In the middle of the Bering Sea sit two islands, Little Diomede (U.S.) and Big Diomede (Russia). They sit less than three miles apart, but Big Diomede is 21 hours ahead. That’s because the International Date Line straddles the two. This would make scheduling play dates nearly impossible, but fortunately no one lives on Big Diomede. Little Diomede is home to about 115 brave (and very isolated) souls.
The Diomedes are a great example of being close but still so far away. The Ohio Supreme Court gave us another example in a worker misclassification dispute earlier this month. Ohio companies should pay close attention to this surprising — and bad — decision.
In this case, the Bureau of Workers’ Compensation (BWC) had determined that an underground-cable installation company had misclassified its workers as independent contractors rather than as employees.
The BWC looked back 5 years and handed the company a bill for $350,000 in back assessments for failing to pay into the workers compensation system. Companies pay into the system for employees, but not for contractors. The company appealed, arguing that under Ohio’s Right to Control Test, the installers were properly classified as contractors, meaning the back assessments were not warranted. The company provided evidence showing that the Right to Control factors tilted in favor of contractor status.
The Ohio Supreme Court reviewed the evidence and did not disagree with the company. You’d think, therefore, that they’d reverse the BWC decision, and the company would be relieved from paying the back assessments.
The company was close, but oh so far from winning its appeal. That’s because the deck is stacked heavily against companies when it comes to challenging the BWC on worker classification determinations.
The Ohio Supreme Court ruled that, under Ohio law, so long as there is “some evidence” that could support the BWC’s conclusion, the BWC’s decision was untouchable. This is insane.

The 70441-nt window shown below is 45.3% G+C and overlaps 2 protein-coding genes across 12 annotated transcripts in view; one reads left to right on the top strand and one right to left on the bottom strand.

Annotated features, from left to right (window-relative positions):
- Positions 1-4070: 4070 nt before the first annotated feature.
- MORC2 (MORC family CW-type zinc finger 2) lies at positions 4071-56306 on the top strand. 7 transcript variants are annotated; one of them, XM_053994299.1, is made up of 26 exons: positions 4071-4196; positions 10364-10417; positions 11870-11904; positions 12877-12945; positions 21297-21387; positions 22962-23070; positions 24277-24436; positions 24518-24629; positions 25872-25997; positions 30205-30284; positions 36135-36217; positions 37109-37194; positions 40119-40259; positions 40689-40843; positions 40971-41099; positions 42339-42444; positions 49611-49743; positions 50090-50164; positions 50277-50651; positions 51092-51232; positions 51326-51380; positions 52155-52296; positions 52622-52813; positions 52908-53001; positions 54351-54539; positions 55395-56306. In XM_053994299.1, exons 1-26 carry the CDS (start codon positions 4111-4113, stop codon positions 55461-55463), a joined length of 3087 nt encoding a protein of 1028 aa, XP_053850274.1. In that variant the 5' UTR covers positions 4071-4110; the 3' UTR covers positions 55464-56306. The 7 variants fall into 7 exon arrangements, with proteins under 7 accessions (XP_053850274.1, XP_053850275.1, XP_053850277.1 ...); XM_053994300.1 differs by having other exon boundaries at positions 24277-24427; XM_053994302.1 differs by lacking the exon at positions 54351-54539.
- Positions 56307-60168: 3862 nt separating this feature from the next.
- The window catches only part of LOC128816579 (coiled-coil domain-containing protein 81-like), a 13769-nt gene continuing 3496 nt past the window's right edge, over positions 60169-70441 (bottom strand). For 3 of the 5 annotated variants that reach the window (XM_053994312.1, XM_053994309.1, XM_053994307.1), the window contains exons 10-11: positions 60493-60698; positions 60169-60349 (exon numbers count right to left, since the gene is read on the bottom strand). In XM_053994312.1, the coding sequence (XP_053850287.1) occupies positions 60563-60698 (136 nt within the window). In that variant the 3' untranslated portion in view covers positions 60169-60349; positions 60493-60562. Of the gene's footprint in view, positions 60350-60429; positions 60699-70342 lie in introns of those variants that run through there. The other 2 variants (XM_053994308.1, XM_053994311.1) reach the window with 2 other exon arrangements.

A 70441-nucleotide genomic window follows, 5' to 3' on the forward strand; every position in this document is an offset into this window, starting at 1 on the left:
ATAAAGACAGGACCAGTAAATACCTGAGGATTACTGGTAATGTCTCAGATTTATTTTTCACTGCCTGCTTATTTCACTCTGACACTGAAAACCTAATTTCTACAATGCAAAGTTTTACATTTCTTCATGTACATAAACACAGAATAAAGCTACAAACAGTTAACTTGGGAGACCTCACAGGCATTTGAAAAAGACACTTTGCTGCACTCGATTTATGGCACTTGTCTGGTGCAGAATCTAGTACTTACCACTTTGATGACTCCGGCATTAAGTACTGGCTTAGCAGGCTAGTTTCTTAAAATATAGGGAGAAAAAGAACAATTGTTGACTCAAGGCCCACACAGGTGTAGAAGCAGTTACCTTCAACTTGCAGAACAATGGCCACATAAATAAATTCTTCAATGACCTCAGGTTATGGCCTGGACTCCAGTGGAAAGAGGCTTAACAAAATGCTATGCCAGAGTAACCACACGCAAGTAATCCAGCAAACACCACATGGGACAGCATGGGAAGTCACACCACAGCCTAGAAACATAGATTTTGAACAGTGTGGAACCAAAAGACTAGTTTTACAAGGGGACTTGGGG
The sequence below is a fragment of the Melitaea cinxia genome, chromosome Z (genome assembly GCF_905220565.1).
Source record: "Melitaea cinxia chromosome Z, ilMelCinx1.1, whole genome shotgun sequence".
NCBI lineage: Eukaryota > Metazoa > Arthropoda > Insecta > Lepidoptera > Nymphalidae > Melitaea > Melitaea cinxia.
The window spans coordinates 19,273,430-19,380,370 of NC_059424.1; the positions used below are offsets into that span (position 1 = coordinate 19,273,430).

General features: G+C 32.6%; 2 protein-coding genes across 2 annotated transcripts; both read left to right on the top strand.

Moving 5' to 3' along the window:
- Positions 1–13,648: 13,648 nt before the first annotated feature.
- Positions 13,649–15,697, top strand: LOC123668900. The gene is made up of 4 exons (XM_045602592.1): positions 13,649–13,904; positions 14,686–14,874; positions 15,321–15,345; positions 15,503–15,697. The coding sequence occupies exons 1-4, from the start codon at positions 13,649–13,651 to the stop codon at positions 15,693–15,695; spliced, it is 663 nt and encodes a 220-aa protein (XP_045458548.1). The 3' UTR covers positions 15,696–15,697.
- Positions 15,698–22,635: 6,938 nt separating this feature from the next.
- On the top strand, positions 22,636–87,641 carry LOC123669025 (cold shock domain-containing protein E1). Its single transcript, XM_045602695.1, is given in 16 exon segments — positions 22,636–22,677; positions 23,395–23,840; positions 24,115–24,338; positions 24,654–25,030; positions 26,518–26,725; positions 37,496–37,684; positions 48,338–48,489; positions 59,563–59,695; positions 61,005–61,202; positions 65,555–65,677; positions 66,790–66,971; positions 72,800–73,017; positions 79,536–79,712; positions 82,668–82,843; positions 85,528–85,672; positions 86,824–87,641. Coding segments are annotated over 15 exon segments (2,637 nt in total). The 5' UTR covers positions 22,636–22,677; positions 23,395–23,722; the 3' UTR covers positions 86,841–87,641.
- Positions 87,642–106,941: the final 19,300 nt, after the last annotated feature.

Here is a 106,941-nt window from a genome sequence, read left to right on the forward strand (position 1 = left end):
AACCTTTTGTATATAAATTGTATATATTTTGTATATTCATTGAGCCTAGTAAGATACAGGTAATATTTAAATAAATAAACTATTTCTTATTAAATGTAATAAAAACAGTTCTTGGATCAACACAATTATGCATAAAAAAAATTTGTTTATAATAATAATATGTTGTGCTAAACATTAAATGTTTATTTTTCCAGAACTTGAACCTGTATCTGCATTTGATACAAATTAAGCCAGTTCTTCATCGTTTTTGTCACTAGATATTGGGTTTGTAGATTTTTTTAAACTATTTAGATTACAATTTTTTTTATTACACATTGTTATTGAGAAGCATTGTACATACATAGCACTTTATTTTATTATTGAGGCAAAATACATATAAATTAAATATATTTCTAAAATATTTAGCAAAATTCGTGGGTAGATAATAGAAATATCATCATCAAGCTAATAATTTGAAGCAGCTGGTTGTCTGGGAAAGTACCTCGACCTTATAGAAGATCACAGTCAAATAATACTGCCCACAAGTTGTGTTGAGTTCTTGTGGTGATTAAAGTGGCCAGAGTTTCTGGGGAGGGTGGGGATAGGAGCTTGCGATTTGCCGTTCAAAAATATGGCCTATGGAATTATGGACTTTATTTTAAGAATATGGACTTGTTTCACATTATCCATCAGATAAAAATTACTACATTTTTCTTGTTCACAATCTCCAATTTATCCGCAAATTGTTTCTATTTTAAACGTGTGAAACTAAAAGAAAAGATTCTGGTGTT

In every case involving a balancing test — like the Right to Control Test used here — there will be at least some evidence supporting employee status and some evidence supporting contractor status. The point of the test is to weight the competing factors and see which direction the scales tilt.
But according to this ruling, Ohio law grants the BWC an absurd level of deference. The decision appears to say that a court must accept the BWC’s conclusion, even if the scales tilt the other way, so long as there is “some evidence” to support the BWC’s findings.
For Ohio businesses using independent contractors, this ruling means trouble. The BWC is, of course, incentivized to find misclassification because it means more money for the state. After this ruling, companies appear to have little recourse for challenging the BWC, even when the BWC is wrong.
Ohio companies should immediately evaluate their misclassification risks. If a contractor gets hurt and brings a workers comp claim, the BWC will look for misclassification. If the BWC finds it, the BWC will not only grant workers comp coverage for the injured contractor, it will issue back assessments against the company for failing to pay into the workers comp system — with a look back of five years.
Back assessments can also be triggered by an audit.
Same for unemployment. An unemployment claim by a contractor can lead to the same result, with Ohio Job & Family Services making the misclassification call. Back assessments would issue in that scenario too for failing to pay into the unemployment fund.
This ruling goes against the whole point of having a balancing test. I might have expected this level of deference from California or New York, but not Ohio. This ruling was issued by a Republican-majority Supreme Court.
Like the Diomedes Islands, what appears close can be so far away. Your business might be able to show all the reasons why your contractors are properly classified, but it doesn’t even have to be a close call for you to lose. If BWC finds misclassification and there’s merely “some evidence “ to support its conclusion, you might as well be arguing your point in Russian, the language of all zero inhabitants of Big Diomede.
© 2022 Todd Lebowitz, posted on WhoIsMyEmployee.com, Exploring Issues of Independent Contractor Misclassification and Joint Employment. All rights reserved.